I wish I could tell you where August went but I’m afraid it was one big blur of work-work-work. Not that I didn’t have time for some fun, gotta take your chances where you can, right? And, of course, I was crafting for Imagine this month. I have to say, of the many reasons I love being on design/creative teams, the deadlines might be my favorite. Yes, you heard me right! I love the deadlines.
Long-time followers of my various blogs might remember that for a good long while I ran a cocktail blog and, I have to say, sometimes I miss it. I miss that scheduled time to come up with something tasty and fun to share and the idea that every week I’d carve out a little time for myself to kick back with a cocktail, wine, or other beverage and share with my Internet friends. So I’m gonna bring it back, or try to, but with a twist!
We all have that friend, you know the one, who starts posting __ weeks ’til Christmas posts on their Facebook wall starting in, oh, February? Or maybe you are that friend? Either way, for those of us not preternaturally tuned to the Christmas countdown, such posts strike a frisson of fear down deep in our bones. Or maybe just me. But this year, I’m ready. I’m ready because last year I ordered both the regular Simon Says Stamp monthly card kit AND the additional, deluxe, Simon Says Stamp kit.
Muck Rack makes it simple to find people, tweets, or articles that mention any name, keyword, company, hashtag etc. We've compiled this guide to help you make the most of your search.
Selecting a term
Start searching tweets, articles from media outlets, articles mentioned in tweets, journalists'
names, titles and bios with some suggested searches:
Companies or Topics (e.g. iPhone, Microsoft)
Phrases (e.g. "cloud computing") — use quotes to keep the terms together
Twitter handles (e.g. @username) — returns those who have mentioned or replied to
Names (e.g. "David Pogue")
Hashtags (e.g. #sxsw, #london2012)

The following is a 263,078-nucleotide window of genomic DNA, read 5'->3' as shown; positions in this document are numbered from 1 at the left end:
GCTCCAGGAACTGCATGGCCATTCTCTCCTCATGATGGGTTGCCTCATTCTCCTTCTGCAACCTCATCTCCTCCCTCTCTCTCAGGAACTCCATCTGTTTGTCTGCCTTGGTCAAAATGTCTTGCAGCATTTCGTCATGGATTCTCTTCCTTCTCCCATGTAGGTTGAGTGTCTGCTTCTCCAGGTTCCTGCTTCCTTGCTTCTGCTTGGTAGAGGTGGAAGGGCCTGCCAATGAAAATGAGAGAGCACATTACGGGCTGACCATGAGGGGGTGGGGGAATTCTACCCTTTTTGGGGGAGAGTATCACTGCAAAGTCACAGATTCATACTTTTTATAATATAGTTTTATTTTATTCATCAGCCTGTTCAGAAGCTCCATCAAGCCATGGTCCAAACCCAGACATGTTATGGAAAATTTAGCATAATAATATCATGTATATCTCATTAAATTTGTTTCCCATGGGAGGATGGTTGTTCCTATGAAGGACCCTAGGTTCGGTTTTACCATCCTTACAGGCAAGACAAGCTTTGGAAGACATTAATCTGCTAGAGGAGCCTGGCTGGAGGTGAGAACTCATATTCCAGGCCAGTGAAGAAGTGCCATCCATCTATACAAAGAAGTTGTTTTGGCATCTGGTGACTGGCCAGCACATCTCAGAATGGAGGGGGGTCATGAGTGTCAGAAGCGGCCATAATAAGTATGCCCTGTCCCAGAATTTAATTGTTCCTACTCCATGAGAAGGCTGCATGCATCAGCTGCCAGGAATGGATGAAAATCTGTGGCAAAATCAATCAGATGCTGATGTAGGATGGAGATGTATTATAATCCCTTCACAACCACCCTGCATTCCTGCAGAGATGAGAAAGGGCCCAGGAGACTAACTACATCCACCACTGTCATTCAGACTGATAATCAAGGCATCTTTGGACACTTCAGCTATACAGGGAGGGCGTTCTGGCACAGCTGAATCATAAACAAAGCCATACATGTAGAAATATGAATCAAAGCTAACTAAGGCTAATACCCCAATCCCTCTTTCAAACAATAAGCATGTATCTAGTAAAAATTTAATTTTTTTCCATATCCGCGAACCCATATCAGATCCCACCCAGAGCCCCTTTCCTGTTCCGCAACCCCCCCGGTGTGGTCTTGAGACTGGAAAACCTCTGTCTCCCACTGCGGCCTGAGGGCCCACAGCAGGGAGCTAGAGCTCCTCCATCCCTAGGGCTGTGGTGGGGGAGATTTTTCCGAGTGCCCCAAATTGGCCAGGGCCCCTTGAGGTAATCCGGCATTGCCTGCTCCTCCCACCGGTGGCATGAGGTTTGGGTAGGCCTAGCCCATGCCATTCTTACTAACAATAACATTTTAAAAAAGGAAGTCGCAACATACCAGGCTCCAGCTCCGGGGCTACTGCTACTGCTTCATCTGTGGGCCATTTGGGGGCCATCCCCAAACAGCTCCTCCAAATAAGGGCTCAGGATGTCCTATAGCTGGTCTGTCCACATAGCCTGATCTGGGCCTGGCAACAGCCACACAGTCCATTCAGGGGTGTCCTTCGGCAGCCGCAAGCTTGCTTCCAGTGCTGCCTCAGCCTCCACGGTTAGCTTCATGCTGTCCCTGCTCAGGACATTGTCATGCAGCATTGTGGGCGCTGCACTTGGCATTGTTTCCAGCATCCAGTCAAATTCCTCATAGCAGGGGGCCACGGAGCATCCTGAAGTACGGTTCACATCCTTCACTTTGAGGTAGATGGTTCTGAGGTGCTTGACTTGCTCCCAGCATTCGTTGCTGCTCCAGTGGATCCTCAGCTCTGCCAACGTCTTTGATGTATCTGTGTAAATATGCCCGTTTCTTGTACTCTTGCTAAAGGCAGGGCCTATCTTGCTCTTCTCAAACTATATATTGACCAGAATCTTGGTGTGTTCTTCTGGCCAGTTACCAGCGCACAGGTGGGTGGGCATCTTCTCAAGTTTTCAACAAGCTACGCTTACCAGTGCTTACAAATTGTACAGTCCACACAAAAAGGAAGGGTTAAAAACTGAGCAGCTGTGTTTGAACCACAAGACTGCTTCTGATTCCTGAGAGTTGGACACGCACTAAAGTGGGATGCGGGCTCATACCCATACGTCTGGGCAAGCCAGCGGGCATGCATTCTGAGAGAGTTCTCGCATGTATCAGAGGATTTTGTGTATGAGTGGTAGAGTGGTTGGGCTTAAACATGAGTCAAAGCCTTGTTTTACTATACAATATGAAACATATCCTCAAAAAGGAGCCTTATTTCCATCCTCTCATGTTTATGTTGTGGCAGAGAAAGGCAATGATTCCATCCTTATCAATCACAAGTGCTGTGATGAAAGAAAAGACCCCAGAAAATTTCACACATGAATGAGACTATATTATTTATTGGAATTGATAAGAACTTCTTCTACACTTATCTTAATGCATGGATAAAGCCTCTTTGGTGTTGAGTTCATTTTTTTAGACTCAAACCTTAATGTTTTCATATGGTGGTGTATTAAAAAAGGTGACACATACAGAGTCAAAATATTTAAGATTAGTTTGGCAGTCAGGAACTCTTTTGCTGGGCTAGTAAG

Bio details (e.g. vegan, Olympics, father)
Muck Rack's Advanced Search allows for many boolean operators.
Find results that mention multiple specified terms, use AND or
+. For example, ensure each result contains both Elon Musk and Mark Zuckerberg by
searching Obama AND Romney or Obama + Romney.
Use the operators OR or , to broaden your search when you'd like either of
multiple terms to appear in results. (This is the default behavior of our search when no operators
are used.) For example, search for democrat OR republican to find results that refer to
Democrats and/or Republicans.
Use NOT or - to subtract results from your search. For
example, searching Disney will yield results about the Walt Disney Company as well as Walt Disney
World Resort. To exclude mentions of Disney World, search for Disney -World or Disney
When using one of these operators with a phrase, enclose it in quotation marks. For example, you can
find results about smartphones excluding Apple's iPhone 4S by searching smartphone -"iPhone
Exact case matching or punctuation
If you're searching for a brand name or keyword that relies on specific punctuation marks or capitalization, you can
find results that match your exact query by adding matchcase: before the keyword you're searching for, like matchcase:E*TRADE .
Use parentheses to separate multiple
boolean phrases. For example, to find journalists talking about having fun in Disney World or
Disneyland, search for ("disney world" OR disneyland) AND fun.
An asterisk can be used to search for any variation of a root word truncated by the asterisk. For example, searching for admin* will return results for administrator, administration, administer, administered, etc.
A near operator is an AND operator where you can control the distance between the words. You can vary the distance the near operation uses by adding a forward slash and number (between 0-99) such as strawberries NEAR/10 "whipped cream", which means the strawberries must exist within 10 words of "whipped cream".